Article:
Last call of the Great Wall
A soldier's heart
On March 26, 2010, Corporal Todd Nicely, 26, is in charge of a patrol of twelve Marines in Helmand, in Afghanistan. Suddenly he hears the creepy sound of the activation mechanism of a pressure plate of a IED (improvised explosive device). This simple click will mark his life forever. The explosion throws him in the air, while his thoughts and worries are for his wife Crystal and his soldiers. He d
Astrakhan: the Black Gold
The city of Astrakhan is perhaps one of the most famous in the world for the black caviar production. It lies on the bank of the Volga River about 100 Km from the Caspian Sea. This is the place where 95% of the living wild sturgeon concentrates, including the Beluga sturgeon, a species from which the finest caviar of world is obtained.
When the caviar was part of the daily food, especially for po
Moms for rent
Anand is an Indian town whose name means happiness. In the last few years, it has become the Indian capital city of rental mothers: that is since 2006, when Dr. Nayna Patel, a gynecologist, founded the Akanksha Infertility Clinic, which has been dubbed "the greatest wish clinic". The idea came to Dr. Patel when the mother of one of her patients, a sterile young lady, volunteered to carry the pregn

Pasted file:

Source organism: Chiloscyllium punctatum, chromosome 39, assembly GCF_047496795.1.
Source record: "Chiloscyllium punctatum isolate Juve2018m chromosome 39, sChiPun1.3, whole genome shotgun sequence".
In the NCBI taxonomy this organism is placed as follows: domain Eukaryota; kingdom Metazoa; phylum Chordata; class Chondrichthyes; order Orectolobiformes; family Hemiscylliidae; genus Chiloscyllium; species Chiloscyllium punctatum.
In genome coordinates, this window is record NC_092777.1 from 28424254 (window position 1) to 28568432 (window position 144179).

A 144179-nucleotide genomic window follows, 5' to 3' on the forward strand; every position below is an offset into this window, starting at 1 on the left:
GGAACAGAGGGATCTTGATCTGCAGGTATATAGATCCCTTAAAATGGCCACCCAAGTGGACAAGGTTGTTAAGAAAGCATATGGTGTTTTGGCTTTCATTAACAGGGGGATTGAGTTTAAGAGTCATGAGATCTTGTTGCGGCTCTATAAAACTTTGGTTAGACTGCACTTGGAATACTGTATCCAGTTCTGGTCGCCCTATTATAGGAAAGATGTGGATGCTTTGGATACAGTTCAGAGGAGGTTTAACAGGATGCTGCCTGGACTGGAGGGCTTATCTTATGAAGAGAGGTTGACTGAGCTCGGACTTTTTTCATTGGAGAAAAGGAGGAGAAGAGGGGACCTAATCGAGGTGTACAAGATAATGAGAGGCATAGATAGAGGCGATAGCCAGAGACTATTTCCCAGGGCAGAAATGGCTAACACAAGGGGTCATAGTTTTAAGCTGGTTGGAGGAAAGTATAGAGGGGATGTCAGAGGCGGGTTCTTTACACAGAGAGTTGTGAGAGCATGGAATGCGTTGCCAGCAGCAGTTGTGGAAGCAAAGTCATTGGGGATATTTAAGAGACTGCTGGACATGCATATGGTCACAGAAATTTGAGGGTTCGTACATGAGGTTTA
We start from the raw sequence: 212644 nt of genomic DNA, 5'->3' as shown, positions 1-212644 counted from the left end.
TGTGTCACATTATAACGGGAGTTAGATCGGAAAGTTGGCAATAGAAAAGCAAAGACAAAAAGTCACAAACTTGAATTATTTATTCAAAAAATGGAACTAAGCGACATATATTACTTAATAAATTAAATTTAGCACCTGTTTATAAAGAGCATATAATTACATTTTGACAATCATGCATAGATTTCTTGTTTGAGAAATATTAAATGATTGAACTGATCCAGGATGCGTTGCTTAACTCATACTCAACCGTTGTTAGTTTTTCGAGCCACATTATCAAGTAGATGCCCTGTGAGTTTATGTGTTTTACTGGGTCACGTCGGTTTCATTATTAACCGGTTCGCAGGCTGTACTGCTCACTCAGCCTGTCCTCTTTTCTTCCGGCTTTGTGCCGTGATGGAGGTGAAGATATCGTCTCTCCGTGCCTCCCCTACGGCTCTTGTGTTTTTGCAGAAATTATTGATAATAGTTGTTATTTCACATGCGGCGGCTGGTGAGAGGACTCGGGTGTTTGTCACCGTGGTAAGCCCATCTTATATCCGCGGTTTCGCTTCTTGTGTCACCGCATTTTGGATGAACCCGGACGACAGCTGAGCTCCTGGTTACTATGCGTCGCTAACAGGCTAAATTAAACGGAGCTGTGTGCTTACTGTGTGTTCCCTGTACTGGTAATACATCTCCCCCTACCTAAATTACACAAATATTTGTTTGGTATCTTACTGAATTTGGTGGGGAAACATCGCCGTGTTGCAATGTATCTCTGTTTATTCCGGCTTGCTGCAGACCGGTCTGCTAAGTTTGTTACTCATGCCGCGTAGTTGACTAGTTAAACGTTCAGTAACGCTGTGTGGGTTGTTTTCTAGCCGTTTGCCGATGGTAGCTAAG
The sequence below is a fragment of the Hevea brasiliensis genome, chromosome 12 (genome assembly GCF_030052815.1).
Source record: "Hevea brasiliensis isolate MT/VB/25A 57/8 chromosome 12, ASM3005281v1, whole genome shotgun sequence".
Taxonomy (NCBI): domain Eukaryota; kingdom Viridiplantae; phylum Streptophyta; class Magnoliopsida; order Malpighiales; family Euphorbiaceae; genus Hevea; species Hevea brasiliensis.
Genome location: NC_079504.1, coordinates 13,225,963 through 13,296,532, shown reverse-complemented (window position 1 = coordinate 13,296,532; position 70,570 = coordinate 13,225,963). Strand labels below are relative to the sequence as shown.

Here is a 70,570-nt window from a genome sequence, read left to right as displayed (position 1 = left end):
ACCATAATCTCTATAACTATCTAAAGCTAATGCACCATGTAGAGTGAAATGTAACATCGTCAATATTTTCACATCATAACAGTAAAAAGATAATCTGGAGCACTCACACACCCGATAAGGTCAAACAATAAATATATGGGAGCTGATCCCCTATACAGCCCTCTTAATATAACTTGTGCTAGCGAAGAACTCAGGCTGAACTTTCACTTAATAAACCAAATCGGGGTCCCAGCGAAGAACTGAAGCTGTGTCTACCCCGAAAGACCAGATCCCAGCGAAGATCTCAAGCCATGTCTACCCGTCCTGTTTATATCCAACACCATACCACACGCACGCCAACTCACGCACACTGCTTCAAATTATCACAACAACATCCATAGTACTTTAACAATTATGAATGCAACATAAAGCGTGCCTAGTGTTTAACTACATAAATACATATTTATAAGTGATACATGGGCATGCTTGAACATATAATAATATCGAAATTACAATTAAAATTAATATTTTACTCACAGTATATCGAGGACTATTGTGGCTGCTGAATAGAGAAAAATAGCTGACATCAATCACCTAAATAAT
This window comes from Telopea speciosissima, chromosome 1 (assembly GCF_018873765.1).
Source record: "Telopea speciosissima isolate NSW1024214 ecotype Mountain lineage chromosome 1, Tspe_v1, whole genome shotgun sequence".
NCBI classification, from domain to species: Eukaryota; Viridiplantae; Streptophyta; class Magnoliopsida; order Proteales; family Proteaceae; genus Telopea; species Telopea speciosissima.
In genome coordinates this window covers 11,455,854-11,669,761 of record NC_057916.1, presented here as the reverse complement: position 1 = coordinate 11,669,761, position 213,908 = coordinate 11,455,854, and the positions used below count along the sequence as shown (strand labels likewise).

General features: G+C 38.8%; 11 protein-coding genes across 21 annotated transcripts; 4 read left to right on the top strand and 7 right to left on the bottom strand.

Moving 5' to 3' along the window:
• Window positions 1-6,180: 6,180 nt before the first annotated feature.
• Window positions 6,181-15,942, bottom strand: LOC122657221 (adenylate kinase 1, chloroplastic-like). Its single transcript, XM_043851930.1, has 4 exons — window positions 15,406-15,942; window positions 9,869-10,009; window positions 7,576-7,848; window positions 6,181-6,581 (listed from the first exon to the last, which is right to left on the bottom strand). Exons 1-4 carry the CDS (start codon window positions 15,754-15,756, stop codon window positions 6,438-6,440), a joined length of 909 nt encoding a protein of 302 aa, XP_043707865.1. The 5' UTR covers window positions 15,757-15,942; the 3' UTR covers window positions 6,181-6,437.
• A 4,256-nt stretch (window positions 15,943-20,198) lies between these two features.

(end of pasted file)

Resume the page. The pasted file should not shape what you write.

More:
Andho, a brighter future.
In Nepali language, "andho" indicates a blind person. In Kathmandu, the capital, andho people sing in clubs and play cricket, give massages to mountaineers and run libraries with braille books. In Nepal blindness is a quite widespread disease: the nation is one of the hardest hit in the world compared to the population. And if in big cities to cure cataract illness may be relatively easy, for poor
Chittagong, Bhatiary seafront, south-eastern Bangladesh: a laid-up ship arrives on a beach in the Gulf of Bengal to be dismantled. Like ants, hundreds of men, often adolescents, attack it to take it to pieces: a supertanker, weighing 20 thousand tons, literally disappears in four months. It produces iron, but also asbestos, mercury, hydrocarbon residues, acids and poisons, which devastate the coas
Africo. The death's street
Africo is a small Calabrian village by the Ionian sea where an invisible and silent tragedy is taking place. There is a street where people die of cancer more than anywhere else: Via Matteotti, known among local people as the "death's street". It is only 300 metre long and its death rate is incredibly high: 35 out of its 80 inhabitants are affected by cancer and 20 of them died in 2013.
The endless war
This specific war is nothing more than the backwash of the dramatic conflict that hit the country from 1983 to 2005 and caused almost two million victims, with government troops on one side and the Sudan People's Liberation Army on the other. A clash which intensified after the coup of Omar al-Bashir in '89, and ended with a peace agreement that led to the referendum on 9 July 2011, the Independe
Lampedusa. Italy's southernmost point. An island barely larger than its airport, lost in the middle of the Mediterranean 120 miles north of the Libyan coast. A dream. Every year, thousands of desperate migrants set sail from the Northern African shores on board overloaded and precarious boats, and attempt to cross over to this tiny island which, in their eyes, represents Europe and the chance for